It is not a secret that more and more companies are looking into how efficient technologies, such as Artificial Intelligence and other forms of automation, are at this point in time when talking about improving workforce efficiency, and productivity. Maybe the future of the AiCEO could be named CCEO (Cyborg Chief Executive Officer) – More along the lines of commander Data if you want.
While this does not yet mean that the human factor is useless – or will become useless anytime soon – it can also be argued that some decisions, which are based on data and business strategy models, could just as easily and perhaps even more efficiently, be taken by AI. For once, even the best of humans cannot help but be influenced by factors such as emotions and to a lesser degree by politics, either consciously or unconsciously.
The advantages of an AI-Enabled CEO
In comparison, an AI-Enabled CEO could vastly simplify the sometimes complex and time-consuming process of people management and human decision-making. Thus, it would not only be able to quickly analyze and compare staggering amounts of data, but it would also eliminate from the equation the possibility of a biased selection or conclusion.
And perhaps, the partial necessity of this type of digital transformation has become even more apparent because of the Covid-19 pandemic. Companies and people worldwide have been impacted more or less by the new coronavirus, and so have their revenues. Of course, some countries have implemented policies to help with these effects, from fiscal stimulus packages, tax relief, to stimulus checks and even health plans.
However, managing to get by and keeping a company afloat, while not letting go of employees because of these types of government stimulus, does not mean that the higher management should continue to take advantage of certain perks, such as bonuses and equally impressive executive paychecks while a good portion of the population is struggling to get by.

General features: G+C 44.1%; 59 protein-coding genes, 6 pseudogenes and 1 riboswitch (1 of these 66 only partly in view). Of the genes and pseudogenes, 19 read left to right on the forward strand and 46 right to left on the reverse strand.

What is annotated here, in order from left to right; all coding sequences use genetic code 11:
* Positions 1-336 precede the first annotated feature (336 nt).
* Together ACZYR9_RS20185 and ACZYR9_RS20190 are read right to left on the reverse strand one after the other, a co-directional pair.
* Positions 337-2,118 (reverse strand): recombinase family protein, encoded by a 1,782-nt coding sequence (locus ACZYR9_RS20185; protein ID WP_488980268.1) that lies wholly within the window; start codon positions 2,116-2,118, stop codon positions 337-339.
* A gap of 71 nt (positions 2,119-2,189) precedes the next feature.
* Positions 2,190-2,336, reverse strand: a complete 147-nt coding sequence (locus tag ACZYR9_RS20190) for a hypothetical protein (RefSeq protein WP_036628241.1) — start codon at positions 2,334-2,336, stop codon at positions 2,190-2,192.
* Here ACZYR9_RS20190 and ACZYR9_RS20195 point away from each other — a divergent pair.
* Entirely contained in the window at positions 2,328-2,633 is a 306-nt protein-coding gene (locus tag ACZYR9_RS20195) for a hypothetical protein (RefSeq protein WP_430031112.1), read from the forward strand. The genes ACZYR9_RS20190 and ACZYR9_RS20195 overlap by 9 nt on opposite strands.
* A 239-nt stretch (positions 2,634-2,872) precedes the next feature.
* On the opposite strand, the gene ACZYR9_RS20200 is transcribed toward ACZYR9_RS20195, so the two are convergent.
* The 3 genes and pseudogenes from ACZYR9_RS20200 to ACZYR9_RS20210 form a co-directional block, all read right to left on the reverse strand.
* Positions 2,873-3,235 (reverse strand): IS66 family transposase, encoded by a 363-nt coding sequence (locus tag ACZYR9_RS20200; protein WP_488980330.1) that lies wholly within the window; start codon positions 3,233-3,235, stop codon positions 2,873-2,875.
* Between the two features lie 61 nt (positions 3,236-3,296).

The true costs of a traditional CEO
One such example is brought by the annual general meetings (AGMs), a yearly session where the directors of a firm present the annual report that contains information for shareholders about the company’s performance and strategy. Last month, British estate agency company Foxtons faced backlash by shareholders over its decision to give the company’s CEO an almost £1 million bonus, after the London-based estate agency took almost £7 million of government Covid support, £4.4 million in furlough money, and £2.5 million in business rates relief.
The bonus for the company’s chief executive, Nicholas Budden, was meant to “reward hard work” during the difficult period brought on by the pandemic as the business had done “well in very tough circumstances”. Considering all this, the 2020 bonus of £389.300, combined with shares worth £569.000 – which will be released in 5 years – almost makes the refusal to pay back the millions of pounds in taxpayer-funded government support an insult, especially since Foxtons is still benefiting from the British government’s continued inflation of the housing market.